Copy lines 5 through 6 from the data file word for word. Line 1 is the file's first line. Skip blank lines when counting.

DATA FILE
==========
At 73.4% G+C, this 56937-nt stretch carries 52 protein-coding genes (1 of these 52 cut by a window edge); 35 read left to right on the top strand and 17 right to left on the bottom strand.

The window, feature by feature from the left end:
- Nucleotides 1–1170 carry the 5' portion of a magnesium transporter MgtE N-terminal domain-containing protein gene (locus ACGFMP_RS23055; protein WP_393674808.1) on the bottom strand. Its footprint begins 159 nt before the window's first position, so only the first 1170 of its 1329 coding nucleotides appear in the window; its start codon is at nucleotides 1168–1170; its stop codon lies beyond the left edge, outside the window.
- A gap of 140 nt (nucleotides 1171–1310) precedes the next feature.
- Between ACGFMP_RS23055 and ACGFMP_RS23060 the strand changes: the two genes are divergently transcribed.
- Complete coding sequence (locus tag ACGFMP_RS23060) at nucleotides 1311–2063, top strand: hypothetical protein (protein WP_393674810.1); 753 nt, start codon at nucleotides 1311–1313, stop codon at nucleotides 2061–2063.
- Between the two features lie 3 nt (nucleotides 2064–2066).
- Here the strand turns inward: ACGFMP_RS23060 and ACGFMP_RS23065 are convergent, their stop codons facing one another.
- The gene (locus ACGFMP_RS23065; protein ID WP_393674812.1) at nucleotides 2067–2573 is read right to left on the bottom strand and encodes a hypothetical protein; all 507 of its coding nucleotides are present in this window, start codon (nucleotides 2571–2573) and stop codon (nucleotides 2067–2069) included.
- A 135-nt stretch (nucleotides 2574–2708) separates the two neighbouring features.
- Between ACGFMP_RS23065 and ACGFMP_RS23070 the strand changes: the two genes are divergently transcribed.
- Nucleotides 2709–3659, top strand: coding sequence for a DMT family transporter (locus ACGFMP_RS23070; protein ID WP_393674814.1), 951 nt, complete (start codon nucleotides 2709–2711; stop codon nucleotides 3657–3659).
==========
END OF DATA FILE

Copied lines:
- Between ACGFMP_RS23055 and ACGFMP_RS23060 the strand changes: the two genes are divergently transcribed.
- Complete coding sequence (locus tag ACGFMP_RS23060) at nucleotides 1311–2063, top strand: hypothetical protein (protein WP_393674810.1); 753 nt, start codon at nucleotides 1311–1313, stop codon at nucleotides 2061–2063.